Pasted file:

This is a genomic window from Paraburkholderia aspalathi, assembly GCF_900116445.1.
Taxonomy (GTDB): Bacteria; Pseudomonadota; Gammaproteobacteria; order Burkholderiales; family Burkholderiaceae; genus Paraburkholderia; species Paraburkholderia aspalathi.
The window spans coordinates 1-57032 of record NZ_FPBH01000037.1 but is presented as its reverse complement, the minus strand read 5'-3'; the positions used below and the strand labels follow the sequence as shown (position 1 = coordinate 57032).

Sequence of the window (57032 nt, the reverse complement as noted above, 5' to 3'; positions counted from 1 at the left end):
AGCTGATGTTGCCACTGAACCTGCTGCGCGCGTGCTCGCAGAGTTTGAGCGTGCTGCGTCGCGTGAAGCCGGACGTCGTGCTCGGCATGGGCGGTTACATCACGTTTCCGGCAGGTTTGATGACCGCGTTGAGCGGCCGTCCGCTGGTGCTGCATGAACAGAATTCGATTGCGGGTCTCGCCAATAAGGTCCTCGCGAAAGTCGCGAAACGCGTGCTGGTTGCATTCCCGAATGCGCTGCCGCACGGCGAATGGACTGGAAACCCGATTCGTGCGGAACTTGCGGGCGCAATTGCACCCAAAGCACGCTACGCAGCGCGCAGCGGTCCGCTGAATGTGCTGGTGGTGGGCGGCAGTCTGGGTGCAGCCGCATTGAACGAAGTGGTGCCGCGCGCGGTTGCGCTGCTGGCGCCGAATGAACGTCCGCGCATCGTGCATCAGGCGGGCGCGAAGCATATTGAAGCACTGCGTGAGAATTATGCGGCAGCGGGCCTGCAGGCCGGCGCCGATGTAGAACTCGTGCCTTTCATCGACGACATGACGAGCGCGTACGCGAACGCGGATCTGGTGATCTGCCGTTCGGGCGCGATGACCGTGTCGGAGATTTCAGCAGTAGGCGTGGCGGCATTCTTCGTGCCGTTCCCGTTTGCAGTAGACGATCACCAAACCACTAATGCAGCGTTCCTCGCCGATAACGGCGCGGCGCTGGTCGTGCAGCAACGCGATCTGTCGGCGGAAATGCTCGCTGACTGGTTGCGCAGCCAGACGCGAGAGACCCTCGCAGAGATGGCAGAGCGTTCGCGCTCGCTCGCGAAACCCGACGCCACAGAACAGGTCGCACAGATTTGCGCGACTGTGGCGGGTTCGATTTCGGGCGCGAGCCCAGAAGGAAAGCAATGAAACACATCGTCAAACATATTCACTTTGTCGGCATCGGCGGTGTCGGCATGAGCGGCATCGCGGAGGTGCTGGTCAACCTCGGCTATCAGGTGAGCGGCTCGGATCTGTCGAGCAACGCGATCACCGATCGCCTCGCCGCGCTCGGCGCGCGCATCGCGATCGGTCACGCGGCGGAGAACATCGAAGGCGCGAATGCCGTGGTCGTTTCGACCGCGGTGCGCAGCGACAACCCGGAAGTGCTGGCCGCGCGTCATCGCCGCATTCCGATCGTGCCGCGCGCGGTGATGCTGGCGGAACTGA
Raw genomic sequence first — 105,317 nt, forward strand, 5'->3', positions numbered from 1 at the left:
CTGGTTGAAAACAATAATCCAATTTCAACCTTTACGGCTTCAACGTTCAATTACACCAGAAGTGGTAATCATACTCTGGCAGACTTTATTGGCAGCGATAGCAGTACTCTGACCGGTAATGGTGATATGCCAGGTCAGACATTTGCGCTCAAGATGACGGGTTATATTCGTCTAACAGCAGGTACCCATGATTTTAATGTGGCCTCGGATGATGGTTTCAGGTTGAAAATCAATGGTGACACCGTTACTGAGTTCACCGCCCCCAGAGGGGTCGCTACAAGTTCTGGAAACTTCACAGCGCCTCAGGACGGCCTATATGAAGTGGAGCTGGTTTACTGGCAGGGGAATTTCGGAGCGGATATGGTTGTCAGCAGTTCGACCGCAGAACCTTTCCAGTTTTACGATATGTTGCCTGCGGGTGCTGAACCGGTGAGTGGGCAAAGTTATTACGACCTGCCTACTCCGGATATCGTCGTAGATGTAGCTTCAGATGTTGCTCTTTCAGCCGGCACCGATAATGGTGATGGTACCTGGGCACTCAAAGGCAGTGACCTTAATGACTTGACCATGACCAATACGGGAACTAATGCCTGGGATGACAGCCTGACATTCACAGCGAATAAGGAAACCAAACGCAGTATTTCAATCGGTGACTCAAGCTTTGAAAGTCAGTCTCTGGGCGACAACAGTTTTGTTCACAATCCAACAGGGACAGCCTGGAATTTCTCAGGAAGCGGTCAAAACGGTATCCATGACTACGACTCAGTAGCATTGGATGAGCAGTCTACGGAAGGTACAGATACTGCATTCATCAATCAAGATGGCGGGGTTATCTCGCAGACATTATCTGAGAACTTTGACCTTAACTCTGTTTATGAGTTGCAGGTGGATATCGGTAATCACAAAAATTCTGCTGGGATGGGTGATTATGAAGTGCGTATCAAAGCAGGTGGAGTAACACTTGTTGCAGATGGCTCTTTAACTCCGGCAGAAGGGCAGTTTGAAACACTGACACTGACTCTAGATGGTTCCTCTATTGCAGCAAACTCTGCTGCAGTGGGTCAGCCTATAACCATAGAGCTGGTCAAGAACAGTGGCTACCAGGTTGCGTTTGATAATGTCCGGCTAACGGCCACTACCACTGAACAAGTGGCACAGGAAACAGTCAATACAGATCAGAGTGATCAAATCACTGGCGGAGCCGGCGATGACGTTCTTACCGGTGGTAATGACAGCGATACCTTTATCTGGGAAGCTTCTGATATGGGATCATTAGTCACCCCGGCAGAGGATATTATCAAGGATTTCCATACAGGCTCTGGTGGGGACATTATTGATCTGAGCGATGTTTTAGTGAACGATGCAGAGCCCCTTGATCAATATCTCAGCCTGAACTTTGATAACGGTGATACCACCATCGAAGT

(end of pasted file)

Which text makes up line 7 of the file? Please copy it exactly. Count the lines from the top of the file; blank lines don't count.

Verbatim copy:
CTGGTTGAAAACAATAATCCAATTTCAACCTTTACGGCTTCAACGTTCAATTACACCAGAAGTGGTAATCATACTCTGGCAGACTTTATTGGCAGCGATAGCAGTACTCTGACCGGTAATGGTGATATGCCAGGTCAGACATTTGCGCTCAAGATGACGGGTTATATTCGTCTAACAGCAGGTACCCATGATTTTAATGTGGCCTCGGATGATGGTTTCAGGTTGAAAATCAATGGTGACACCGTTACTGAGTTCACCGCCCCCAGAGGGGTCGCTACAAGTTCTGGAAACTTCACAGCGCCTCAGGACGGCCTATATGAAGTGGAGCTGGTTTACTGGCAGGGGAATTTCGGAGCGGATATGGTTGTCAGCAGTTCGACCGCAGAACCTTTCCAGTTTTACGATATGTTGCCTGCGGGTGCTGAACCGGTGAGTGGGCAAAGTTATTACGACCTGCCTACTCCGGATATCGTCGTAGATGTAGCTTCAGATGTTGCTCTTTCAGCCGGCACCGATAATGGTGATGGTACCTGGGCACTCAAAGGCAGTGACCTTAATGACTTGACCATGACCAATACGGGAACTAATGCCTGGGATGACAGCCTGACATTCACAGCGAATAAGGAAACCAAACGCAGTATTTCAATCGGTGACTCAAGCTTTGAAAGTCAGTCTCTGGGCGACAACAGTTTTGTTCACAATCCAACAGGGACAGCCTGGAATTTCTCAGGAAGCGGTCAAAACGGTATCCATGACTACGACTCAGTAGCATTGGATGAGCAGTCTACGGAAGGTACAGATACTGCATTCATCAATCAAGATGGCGGGGTTATCTCGCAGACATTATCTGAGAACTTTGACCTTAACTCTGTTTATGAGTTGCAGGTGGATATCGGTAATCACAAAAATTCTGCTGGGATGGGTGATTATGAAGTGCGTATCAAAGCAGGTGGAGTAACACTTGTTGCAGATGGCTCTTTAACTCCGGCAGAAGGGCAGTTTGAAACACTGACACTGACTCTAGATGGTTCCTCTATTGCAGCAAACTCTGCTGCAGTGGGTCAGCCTATAACCATAGAGCTGGTCAAGAACAGTGGCTACCAGGTTGCGTTTGATAATGTCCGGCTAACGGCCACTACCACTGAACAAGTGGCACAGGAAACAGTCAATACAGATCAGAGTGATCAAATCACTGGCGGAGCCGGCGATGACGTTCTTACCGGTGGTAATGACAGCGATACCTTTATCTGGGAAGCTTCTGATATGGGATCATTAGTCACCCCGGCAGAGGATATTATCAAGGATTTCCATACAGGCTCTGGTGGGGACATTATTGATCTGAGCGATGTTTTAGTGAACGATGCAGAGCCCCTTGATCAATATCTCAGCCTGAACTTTGATAACGGTGATACCACCATCGAAGT